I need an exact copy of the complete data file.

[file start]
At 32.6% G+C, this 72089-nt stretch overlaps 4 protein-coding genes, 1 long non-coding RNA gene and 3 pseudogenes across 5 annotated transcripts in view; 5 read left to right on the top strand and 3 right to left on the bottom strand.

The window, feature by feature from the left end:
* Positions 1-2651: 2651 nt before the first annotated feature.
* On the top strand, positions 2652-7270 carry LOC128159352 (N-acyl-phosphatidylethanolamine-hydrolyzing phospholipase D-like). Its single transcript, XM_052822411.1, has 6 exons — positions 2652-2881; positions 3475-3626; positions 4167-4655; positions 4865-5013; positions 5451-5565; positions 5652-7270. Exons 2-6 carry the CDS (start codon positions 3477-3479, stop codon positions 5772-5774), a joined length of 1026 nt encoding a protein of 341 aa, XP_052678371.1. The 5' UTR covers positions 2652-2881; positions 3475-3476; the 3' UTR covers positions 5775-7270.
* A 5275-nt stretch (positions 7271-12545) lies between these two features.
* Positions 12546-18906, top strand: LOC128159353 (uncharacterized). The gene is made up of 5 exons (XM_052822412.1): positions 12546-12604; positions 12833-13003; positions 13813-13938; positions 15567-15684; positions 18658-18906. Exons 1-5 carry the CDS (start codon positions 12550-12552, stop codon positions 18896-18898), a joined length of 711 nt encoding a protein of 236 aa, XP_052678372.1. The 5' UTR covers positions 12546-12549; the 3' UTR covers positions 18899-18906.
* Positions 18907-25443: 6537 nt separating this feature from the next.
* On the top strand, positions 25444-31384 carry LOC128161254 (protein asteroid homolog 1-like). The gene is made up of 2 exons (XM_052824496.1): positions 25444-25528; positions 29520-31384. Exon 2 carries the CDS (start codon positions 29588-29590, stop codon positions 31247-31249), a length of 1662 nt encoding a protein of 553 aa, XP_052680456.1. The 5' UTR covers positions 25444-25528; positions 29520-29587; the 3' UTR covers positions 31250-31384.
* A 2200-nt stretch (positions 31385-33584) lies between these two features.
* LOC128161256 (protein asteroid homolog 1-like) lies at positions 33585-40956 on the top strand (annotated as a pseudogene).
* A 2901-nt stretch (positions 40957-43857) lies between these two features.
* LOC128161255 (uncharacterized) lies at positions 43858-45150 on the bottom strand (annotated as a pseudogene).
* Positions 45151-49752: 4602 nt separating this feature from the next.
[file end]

At 32.6% G+C, this 72089-nt stretch overlaps 4 protein-coding genes, 1 long non-coding RNA gene and 3 pseudogenes across 5 annotated transcripts in view; 5 read left to right on the top strand and 3 right to left on the bottom strand.

The window, feature by feature from the left end:
* Positions 1-2651: 2651 nt before the first annotated feature.
* On the top strand, positions 2652-7270 carry LOC128159352 (N-acyl-phosphatidylethanolamine-hydrolyzing phospholipase D-like). Its single transcript, XM_052822411.1, has 6 exons — positions 2652-2881; positions 3475-3626; positions 4167-4655; positions 4865-5013; positions 5451-5565; positions 5652-7270. Exons 2-6 carry the CDS (start codon positions 3477-3479, stop codon positions 5772-5774), a joined length of 1026 nt encoding a protein of 341 aa, XP_052678371.1. The 5' UTR covers positions 2652-2881; positions 3475-3476; the 3' UTR covers positions 5775-7270.
* A 5275-nt stretch (positions 7271-12545) lies between these two features.
* Positions 12546-18906, top strand: LOC128159353 (uncharacterized). The gene is made up of 5 exons (XM_052822412.1): positions 12546-12604; positions 12833-13003; positions 13813-13938; positions 15567-15684; positions 18658-18906. Exons 1-5 carry the CDS (start codon positions 12550-12552, stop codon positions 18896-18898), a joined length of 711 nt encoding a protein of 236 aa, XP_052678372.1. The 5' UTR covers positions 12546-12549; the 3' UTR covers positions 18899-18906.
* Positions 18907-25443: 6537 nt separating this feature from the next.
* On the top strand, positions 25444-31384 carry LOC128161254 (protein asteroid homolog 1-like). The gene is made up of 2 exons (XM_052824496.1): positions 25444-25528; positions 29520-31384. Exon 2 carries the CDS (start codon positions 29588-29590, stop codon positions 31247-31249), a length of 1662 nt encoding a protein of 553 aa, XP_052680456.1. The 5' UTR covers positions 25444-25528; positions 29520-29587; the 3' UTR covers positions 31250-31384.
* A 2200-nt stretch (positions 31385-33584) lies between these two features.
* LOC128161256 (protein asteroid homolog 1-like) lies at positions 33585-40956 on the top strand (annotated as a pseudogene).
* A 2901-nt stretch (positions 40957-43857) lies between these two features.
* LOC128161255 (uncharacterized) lies at positions 43858-45150 on the bottom strand (annotated as a pseudogene).
* Positions 45151-49752: 4602 nt separating this feature from the next.